Sat, 09 Feb 2013 07:26:00 +0400
Investing in Israel’s residential property has recently been fairly profitable. Housing prices are growing. They have increased by 50% over the last 5 years.
You are free to discuss this article here: forum for traders and investors
Ukrainian lenders and professional advisors dealing debt restructuring are going to meet in New York this week. The meeting is designed to discuss some technical issues related to the structure of the Ukrainian debt and clarifying those ambiguous points that seem unclear to the holders of Ukrainian bonds, Market Leader reports.
Greece has been in the headlines for quite a while. The Greek economy is on the verge of falling into the abyss of recession after defaulting on its debt. However, it is still unclear whether Greece are going to quit the Eurozone. There are almost zero chances to save the day. However, the existing Greek government is currently trying to avoid responsibility for the disaster Greece has found itself in. As you probably know, the local authorities are going to hold a nationwide referendum to let the Greek people decided the fate of their homeland as well as their own destinies.
After the Greek government announced a nationwide referendum on the fate of Greece as a Eurozone member on June 28th, European banks lost 50 billion EUR or market capital, European media report.
According to the analysts working for Credit Suisse, the odds of Greece quitting the Eurozone is 1/3. They assume that in case the so-called Grexit does happen, the Eurozone is unlikely to suffer a lot for it. This opinion is included in the latest overview for investors.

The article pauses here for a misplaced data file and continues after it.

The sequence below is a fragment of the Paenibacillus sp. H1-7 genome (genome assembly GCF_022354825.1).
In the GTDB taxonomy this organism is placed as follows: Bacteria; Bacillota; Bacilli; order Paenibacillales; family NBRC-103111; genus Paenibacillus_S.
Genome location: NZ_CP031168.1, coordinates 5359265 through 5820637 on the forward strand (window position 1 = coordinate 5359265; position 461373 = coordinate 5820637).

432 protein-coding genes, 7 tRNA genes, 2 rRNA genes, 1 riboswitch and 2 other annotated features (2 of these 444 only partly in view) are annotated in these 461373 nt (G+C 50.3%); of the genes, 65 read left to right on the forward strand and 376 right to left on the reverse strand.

According to some international web sources, Greece may well quit the Eurozone in the near future after holding a nationwide referendum on whether the government should compromise with the troika of lenders. The referendum is scheduled for July, 5th.
The never-ending talks between Greece and its lenders are still underway. While Greece want its debt to be restructured to avoid a default and Grexit, the lenders want Greece to make concessions in terms of introducing more austerity along with multiple structural reforms. Despite the fact that the parties have become closer to compromising, there are still some unresolved issues on the agenda.
The never-ending Greek talks are still underway. Greece still cannot compromise with the troika of lenders over the debt and expected reforms needed to avoid a default. While there is no solution seen as the talks are nearing the deadline, the expert community is getting increasingly convinced that Greece doesn’t want to quit the Eurozone. Yanis Varoufakis, Greek Minister of Finance, says that Greece wants to compromise and stay in the Eurozone while avoiding a default but the conditions put forward by the lenders are weird and tough.
Angela Merkel has set the deadline for reaching an agreement in the never-ending talks between Greece and its international lenders. In particular, the German Chancellor defined tomorrow’s Euro Group meeting as the dicisive event in the drama around Greece, Market Leader reports.
The difficult talks between Athens and the troika of lender has been underway for quite a long time. So, Germany seems to be determined to put an end to this long-lasting game on Saturday.
More and more analysts from around the globe are trying to predict the fate of Greece. At this point, most experts are sure that Greece is going to stay in the Eurozone, but not for a long time.
The thing is that Greece has found itself in an economic trap. The summertime is going to be the time of big debt payments, which Greece cannot afford for now. The truth is that the Greek debt is 320 billion EUR, which is 177% of the Greek GDP! Still, on top of servicing the huge debt, the Greek authorities are obliged to pay salaries, pensions and provide social guarantees along with conducting reforms.